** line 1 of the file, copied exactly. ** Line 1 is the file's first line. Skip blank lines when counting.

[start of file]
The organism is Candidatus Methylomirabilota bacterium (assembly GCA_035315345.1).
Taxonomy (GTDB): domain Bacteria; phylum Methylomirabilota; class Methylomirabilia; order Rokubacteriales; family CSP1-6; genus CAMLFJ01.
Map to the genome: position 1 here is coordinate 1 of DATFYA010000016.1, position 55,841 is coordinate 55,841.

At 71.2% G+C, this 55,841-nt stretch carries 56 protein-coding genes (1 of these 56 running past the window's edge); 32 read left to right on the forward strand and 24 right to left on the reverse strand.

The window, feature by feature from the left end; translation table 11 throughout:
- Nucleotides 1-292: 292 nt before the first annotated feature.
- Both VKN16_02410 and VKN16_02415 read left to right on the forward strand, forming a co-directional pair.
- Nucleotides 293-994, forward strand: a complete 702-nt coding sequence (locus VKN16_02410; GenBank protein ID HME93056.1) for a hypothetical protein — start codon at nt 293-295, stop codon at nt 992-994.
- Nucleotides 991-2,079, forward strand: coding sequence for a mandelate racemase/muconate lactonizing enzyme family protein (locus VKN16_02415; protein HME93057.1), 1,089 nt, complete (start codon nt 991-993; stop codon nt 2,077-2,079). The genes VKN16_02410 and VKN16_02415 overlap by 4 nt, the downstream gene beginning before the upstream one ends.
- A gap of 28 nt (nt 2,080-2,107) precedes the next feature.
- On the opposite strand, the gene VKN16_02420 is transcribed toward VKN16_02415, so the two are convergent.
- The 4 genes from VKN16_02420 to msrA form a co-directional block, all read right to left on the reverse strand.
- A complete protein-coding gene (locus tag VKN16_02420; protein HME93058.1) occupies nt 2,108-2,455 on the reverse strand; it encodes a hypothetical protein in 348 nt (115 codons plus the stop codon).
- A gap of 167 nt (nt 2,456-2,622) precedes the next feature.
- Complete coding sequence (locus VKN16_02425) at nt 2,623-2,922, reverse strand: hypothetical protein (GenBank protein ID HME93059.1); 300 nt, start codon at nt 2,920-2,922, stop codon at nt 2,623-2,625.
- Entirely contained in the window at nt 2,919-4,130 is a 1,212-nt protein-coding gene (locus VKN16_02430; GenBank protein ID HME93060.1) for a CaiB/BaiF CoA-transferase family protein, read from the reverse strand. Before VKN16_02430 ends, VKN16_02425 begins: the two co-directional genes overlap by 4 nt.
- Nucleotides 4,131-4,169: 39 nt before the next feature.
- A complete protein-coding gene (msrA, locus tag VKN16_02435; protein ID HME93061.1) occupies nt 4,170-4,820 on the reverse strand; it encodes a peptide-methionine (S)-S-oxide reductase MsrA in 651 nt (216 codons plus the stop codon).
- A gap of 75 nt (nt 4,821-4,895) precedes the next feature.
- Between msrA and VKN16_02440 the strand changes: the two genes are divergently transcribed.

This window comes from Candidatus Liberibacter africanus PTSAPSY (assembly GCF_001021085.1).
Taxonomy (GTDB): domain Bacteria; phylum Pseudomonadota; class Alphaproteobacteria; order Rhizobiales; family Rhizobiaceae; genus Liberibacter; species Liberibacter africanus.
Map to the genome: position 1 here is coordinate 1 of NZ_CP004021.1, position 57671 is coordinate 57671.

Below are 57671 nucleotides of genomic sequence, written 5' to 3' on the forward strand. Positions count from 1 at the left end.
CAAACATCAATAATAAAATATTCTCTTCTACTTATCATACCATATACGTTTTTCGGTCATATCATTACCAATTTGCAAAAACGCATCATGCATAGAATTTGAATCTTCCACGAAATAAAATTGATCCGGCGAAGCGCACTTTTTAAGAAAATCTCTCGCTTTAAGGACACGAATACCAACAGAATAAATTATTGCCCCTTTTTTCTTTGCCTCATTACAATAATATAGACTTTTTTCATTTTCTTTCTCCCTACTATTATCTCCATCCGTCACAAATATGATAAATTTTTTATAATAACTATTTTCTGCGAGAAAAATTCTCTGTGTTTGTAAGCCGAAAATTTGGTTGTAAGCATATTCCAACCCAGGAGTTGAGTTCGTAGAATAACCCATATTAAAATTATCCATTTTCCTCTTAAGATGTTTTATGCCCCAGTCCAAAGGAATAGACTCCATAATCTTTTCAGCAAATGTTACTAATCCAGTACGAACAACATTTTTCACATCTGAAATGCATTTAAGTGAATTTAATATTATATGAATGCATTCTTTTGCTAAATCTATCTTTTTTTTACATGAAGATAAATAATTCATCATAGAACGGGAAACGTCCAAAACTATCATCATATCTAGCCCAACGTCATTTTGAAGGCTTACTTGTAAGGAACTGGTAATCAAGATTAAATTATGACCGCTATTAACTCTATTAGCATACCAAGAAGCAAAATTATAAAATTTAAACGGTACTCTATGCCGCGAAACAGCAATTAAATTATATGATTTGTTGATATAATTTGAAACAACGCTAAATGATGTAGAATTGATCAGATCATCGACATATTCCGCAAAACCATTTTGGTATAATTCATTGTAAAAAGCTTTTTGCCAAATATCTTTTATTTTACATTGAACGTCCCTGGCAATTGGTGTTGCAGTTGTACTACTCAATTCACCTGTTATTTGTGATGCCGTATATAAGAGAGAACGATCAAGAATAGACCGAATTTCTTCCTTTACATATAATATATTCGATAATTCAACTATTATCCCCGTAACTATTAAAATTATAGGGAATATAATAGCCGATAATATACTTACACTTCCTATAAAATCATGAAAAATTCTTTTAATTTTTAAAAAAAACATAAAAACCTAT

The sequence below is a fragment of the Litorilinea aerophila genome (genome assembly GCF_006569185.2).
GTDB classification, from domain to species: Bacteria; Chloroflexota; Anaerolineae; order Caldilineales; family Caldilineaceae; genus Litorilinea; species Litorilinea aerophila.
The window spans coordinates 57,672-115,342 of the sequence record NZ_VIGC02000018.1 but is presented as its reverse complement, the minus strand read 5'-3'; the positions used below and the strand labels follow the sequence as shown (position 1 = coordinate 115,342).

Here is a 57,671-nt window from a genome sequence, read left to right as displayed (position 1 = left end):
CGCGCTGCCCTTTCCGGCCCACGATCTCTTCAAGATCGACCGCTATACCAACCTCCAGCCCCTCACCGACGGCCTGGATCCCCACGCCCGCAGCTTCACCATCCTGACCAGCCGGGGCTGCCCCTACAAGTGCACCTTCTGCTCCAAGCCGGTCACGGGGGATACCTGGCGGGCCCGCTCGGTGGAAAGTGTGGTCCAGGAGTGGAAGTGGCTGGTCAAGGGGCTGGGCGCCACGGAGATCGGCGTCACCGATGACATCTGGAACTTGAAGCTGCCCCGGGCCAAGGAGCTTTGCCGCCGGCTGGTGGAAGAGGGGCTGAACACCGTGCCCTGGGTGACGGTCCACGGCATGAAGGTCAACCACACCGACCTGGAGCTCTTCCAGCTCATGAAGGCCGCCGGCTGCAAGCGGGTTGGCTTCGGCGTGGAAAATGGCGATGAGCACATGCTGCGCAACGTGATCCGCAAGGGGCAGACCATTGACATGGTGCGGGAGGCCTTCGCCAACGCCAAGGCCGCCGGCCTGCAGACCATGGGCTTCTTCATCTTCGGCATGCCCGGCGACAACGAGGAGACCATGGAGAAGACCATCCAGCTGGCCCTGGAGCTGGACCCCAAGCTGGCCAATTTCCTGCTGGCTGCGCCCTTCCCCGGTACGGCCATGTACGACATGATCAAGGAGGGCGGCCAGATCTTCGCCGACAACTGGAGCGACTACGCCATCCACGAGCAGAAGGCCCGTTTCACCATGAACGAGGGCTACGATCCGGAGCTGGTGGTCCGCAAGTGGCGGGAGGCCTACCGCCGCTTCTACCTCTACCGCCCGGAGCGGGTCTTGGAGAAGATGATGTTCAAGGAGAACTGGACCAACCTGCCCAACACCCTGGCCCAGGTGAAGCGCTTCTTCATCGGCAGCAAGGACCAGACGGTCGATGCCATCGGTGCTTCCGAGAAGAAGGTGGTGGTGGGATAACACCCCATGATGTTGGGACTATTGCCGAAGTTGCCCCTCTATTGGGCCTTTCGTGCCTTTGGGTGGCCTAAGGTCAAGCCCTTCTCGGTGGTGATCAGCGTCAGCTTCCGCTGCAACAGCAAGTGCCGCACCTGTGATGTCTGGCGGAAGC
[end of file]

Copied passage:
The organism is Candidatus Methylomirabilota bacterium (assembly GCA_035315345.1).